Taking Immigration Personally
The challenges posed today by migrants and refugees will be the focus of the World Day of Migrants and Refugees in 2016, according to Pope Francis. On September 12, the Holy Father wrote from the Vatican, “In our time, migration is growing worldwide. Refugees and people fleeing from their homes challenge individuals and communities, and their traditional ways of life; at times they upset the cultural and social horizons which they encounter.” And still further he wrote, “Today, more than in the past, the Gospel of mercy troubles our consciences, prevents us from taking the suffering of others for granted, and points out a way of responding which, grounded in the theological virtues of faith, hope, and charity, find practical expression in works of spiritual and corporal mercy.”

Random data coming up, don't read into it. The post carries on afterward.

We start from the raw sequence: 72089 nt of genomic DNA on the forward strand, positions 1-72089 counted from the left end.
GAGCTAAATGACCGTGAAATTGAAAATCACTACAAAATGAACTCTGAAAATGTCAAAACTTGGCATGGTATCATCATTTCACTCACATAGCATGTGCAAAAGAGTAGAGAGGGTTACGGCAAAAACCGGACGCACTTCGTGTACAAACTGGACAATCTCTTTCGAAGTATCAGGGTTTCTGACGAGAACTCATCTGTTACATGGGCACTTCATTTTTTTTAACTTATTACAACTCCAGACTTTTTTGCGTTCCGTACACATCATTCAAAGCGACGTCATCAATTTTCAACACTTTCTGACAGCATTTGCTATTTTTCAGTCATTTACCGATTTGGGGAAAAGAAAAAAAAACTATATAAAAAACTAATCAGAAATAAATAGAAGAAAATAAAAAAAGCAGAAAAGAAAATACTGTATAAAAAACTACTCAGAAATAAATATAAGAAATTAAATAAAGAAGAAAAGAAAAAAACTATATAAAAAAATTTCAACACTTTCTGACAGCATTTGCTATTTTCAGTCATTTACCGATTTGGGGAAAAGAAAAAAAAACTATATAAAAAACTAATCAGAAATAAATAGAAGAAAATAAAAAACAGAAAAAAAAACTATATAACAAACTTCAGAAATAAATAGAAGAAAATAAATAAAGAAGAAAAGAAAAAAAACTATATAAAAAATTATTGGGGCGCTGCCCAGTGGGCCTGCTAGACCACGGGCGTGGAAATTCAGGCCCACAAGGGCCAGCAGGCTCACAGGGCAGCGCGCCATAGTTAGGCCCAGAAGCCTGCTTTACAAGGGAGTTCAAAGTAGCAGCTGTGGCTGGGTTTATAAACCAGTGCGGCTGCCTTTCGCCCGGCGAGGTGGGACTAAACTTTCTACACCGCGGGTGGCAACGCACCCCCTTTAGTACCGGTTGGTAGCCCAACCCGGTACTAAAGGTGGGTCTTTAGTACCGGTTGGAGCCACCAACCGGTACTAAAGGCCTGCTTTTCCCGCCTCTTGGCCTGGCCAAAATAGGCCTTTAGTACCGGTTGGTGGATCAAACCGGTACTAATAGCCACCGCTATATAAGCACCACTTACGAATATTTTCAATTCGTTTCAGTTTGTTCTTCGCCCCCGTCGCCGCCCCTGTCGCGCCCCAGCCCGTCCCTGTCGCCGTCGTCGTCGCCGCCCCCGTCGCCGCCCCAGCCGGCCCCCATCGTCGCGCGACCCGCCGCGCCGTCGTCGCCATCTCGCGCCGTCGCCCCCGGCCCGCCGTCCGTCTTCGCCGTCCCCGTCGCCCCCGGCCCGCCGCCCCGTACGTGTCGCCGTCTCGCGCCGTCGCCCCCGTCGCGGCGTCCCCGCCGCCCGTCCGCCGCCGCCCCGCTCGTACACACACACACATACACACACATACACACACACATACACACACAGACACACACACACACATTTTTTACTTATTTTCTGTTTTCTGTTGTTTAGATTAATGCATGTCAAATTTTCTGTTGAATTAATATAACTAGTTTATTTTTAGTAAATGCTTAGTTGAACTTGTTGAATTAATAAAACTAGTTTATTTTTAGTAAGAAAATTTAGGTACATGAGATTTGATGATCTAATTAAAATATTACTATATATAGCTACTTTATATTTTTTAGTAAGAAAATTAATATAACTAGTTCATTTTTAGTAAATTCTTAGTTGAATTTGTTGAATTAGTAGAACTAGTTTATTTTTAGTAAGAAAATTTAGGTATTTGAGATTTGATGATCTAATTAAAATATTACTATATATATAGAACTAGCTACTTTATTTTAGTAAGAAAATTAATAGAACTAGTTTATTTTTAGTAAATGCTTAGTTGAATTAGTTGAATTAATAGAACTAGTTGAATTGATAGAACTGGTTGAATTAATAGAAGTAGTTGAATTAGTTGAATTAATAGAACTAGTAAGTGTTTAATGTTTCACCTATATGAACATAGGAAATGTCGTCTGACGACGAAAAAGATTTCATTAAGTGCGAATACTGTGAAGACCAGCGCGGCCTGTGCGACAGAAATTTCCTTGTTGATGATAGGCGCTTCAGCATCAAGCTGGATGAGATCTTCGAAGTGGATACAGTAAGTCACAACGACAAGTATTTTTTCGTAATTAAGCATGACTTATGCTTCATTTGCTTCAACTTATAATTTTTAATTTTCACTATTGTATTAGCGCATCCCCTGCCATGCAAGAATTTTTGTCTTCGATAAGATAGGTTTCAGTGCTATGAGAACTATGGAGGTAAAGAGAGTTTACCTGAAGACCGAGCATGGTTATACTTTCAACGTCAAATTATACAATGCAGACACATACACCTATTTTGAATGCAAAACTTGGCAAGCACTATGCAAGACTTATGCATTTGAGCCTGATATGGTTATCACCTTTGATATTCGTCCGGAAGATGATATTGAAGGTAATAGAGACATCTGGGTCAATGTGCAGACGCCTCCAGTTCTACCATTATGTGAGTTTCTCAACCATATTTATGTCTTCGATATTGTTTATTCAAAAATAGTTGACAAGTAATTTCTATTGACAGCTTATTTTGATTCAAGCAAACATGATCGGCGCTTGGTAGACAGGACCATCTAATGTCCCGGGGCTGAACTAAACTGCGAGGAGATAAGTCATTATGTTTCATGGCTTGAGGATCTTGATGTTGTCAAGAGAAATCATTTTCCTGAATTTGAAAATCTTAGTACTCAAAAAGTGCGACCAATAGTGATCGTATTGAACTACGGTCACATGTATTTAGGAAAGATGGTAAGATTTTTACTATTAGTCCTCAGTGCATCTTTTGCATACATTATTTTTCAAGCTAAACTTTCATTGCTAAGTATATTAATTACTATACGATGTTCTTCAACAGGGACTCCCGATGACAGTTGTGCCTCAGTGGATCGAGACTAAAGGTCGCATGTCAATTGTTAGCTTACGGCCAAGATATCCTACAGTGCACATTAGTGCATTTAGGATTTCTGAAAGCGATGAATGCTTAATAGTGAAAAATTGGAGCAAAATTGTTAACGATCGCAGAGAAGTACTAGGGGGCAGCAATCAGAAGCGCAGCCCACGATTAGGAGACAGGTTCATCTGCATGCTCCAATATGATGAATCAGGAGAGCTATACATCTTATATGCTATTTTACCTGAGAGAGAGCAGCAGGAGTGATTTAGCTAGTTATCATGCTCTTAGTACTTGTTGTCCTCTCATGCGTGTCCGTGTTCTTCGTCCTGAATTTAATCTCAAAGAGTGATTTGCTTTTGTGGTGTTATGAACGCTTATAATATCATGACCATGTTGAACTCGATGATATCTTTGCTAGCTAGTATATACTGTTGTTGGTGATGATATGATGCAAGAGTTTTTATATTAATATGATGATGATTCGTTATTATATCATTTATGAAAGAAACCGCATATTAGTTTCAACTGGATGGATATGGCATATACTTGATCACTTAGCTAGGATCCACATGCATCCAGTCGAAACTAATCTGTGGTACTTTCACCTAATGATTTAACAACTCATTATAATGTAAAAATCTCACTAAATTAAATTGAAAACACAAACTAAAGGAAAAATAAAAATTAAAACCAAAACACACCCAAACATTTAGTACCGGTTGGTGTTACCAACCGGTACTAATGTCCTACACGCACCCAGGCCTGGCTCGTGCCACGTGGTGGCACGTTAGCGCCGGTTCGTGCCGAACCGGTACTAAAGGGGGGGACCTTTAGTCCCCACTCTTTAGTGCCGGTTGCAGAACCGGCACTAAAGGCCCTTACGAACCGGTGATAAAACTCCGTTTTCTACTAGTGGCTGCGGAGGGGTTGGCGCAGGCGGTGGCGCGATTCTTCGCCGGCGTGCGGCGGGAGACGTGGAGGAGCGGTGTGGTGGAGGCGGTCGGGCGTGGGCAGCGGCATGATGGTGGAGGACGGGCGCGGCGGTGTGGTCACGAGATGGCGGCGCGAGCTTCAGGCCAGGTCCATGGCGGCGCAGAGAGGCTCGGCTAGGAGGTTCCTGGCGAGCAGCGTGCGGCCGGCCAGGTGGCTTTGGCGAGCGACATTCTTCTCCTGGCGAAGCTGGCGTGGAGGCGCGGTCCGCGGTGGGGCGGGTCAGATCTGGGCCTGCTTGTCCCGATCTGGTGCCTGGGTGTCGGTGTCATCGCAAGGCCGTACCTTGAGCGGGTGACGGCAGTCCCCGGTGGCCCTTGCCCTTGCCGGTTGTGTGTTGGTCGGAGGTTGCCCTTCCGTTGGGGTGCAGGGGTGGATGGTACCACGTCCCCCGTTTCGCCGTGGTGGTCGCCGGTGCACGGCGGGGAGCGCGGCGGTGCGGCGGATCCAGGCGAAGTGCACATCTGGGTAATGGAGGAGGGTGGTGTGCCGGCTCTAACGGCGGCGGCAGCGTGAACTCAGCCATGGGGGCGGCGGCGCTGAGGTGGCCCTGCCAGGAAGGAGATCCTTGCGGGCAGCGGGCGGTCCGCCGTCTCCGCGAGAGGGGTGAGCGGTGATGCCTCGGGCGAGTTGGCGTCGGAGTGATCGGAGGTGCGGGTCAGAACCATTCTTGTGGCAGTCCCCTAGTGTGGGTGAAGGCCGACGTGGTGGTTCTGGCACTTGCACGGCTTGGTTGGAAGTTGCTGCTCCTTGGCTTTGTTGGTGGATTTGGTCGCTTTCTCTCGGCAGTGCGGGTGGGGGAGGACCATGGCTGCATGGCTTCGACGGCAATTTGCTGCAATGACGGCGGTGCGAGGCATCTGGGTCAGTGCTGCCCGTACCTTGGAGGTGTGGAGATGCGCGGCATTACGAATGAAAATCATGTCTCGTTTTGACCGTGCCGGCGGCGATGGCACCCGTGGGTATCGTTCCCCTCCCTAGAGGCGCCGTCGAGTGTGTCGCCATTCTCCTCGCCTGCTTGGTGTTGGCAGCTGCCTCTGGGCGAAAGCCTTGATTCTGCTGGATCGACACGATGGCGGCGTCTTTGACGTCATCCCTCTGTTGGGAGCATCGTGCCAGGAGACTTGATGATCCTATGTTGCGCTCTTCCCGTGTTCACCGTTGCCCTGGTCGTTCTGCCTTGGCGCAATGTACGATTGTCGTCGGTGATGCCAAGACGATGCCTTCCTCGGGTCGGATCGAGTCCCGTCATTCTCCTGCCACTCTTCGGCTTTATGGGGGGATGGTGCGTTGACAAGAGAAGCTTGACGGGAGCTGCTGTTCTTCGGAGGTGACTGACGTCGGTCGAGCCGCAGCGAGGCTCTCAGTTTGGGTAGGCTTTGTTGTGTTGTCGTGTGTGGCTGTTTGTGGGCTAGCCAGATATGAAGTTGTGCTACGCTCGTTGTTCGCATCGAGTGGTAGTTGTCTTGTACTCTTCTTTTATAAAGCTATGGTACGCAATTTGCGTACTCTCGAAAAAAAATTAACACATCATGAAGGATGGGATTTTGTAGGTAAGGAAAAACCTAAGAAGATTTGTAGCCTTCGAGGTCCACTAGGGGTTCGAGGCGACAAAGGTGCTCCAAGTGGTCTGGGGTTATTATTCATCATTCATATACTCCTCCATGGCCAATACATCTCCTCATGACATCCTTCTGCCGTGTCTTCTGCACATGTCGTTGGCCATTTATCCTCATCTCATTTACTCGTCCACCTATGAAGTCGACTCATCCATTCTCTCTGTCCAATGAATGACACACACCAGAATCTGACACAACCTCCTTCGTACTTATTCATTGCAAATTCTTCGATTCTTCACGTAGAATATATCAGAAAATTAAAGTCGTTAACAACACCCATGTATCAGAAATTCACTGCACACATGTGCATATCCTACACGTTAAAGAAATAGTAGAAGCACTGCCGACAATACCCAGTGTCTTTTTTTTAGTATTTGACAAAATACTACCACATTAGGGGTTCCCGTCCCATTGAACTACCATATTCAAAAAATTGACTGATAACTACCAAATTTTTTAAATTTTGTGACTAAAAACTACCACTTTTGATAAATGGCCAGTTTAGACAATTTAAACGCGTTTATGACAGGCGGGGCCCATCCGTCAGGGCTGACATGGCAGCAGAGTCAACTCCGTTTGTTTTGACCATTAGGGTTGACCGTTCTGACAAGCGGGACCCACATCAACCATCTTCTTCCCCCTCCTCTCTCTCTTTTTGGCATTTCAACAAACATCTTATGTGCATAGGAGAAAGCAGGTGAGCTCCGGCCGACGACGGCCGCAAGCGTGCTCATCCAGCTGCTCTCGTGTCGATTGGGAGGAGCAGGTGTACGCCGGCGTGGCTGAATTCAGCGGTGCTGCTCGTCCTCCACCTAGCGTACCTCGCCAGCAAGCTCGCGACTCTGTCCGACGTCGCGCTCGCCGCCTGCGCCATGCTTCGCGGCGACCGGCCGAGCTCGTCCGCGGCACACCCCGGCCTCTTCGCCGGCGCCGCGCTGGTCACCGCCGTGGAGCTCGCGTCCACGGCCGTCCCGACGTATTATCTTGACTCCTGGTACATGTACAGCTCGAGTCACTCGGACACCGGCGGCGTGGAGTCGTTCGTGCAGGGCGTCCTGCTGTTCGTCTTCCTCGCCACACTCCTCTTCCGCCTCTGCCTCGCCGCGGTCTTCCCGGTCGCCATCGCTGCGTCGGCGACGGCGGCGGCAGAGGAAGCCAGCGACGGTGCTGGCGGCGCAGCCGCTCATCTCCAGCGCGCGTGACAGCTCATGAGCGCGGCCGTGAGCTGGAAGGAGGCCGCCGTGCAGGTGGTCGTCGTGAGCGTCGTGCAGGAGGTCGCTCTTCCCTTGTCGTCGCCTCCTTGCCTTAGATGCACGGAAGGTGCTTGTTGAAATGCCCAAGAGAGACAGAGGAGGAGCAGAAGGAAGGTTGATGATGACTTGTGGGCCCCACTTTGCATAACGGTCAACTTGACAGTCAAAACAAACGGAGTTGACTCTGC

The Holy Father invites us to think about our physical or emotional discomfort about mass migration. At an even deeper level, he invites us to be spiritually unsettled. Our consciences should trouble us. We are to look beyond the inconvenience and upset that migrants can cause us. That people are forced from their homes by war, poverty, persecution, and oppression should move us to act on their behalf with mercy.
Fr. Daniel Goody, CSC, an associate professor of theology at the University of Notre Dame, has written and lectured extensively on the spirituality of migration. He bases his work on the premise that the Incarnation of our Lord was a great migration: God left heaven and came to earth. It’s the model and pattern for human migration through the centuries. Interestingly, the same push factors that force people in our own time to leave home in search of safety and peace led God to abandon heaven, pulling the Son of God from heaven into the womb of Mary and the world.